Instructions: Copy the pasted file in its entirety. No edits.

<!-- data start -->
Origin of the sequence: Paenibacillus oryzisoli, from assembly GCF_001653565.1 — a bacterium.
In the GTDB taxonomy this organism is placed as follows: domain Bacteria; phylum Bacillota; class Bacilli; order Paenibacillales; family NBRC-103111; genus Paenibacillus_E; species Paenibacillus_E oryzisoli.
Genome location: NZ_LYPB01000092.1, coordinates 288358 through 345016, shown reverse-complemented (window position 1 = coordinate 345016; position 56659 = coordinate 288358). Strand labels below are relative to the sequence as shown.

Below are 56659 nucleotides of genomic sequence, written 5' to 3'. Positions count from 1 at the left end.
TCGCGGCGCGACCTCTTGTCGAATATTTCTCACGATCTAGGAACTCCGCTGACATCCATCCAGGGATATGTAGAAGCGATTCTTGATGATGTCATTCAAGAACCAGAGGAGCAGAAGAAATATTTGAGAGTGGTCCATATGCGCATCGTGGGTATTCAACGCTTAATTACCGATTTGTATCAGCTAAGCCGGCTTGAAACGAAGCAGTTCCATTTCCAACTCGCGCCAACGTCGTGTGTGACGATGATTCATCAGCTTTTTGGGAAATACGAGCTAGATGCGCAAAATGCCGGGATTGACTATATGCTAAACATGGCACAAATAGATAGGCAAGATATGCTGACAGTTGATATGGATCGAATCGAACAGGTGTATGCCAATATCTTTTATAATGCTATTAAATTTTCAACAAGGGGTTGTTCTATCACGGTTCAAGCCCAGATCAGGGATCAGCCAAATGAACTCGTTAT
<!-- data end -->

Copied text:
Origin of the sequence: Paenibacillus oryzisoli, from assembly GCF_001653565.1 — a bacterium.
In the GTDB taxonomy this organism is placed as follows: domain Bacteria; phylum Bacillota; class Bacilli; order Paenibacillales; family NBRC-103111; genus Paenibacillus_E; species Paenibacillus_E oryzisoli.
Genome location: NZ_LYPB01000092.1, coordinates 288358 through 345016, shown reverse-complemented (window position 1 = coordinate 345016; position 56659 = coordinate 288358). Strand labels below are relative to the sequence as shown.

Below are 56659 nucleotides of genomic sequence, written 5' to 3'. Positions count from 1 at the left end.
TCGCGGCGCGACCTCTTGTCGAATATTTCTCACGATCTAGGAACTCCGCTGACATCCATCCAGGGATATGTAGAAGCGATTCTTGATGATGTCATTCAAGAACCAGAGGAGCAGAAGAAATATTTGAGAGTGGTCCATATGCGCATCGTGGGTATTCAACGCTTAATTACCGATTTGTATCAGCTAAGCCGGCTTGAAACGAAGCAGTTCCATTTCCAACTCGCGCCAACGTCGTGTGTGACGATGATTCATCAGCTTTTTGGGAAATACGAGCTAGATGCGCAAAATGCCGGGATTGACTATATGCTAAACATGGCACAAATAGATAGGCAAGATATGCTGACAGTTGATATGGATCGAATCGAACAGGTGTATGCCAATATCTTTTATAATGCTATTAAATTTTCAACAAGGGGTTGTTCTATCACGGTTCAAGCCCAGATCAGGGATCAGCCAAATGAACTCGTTAT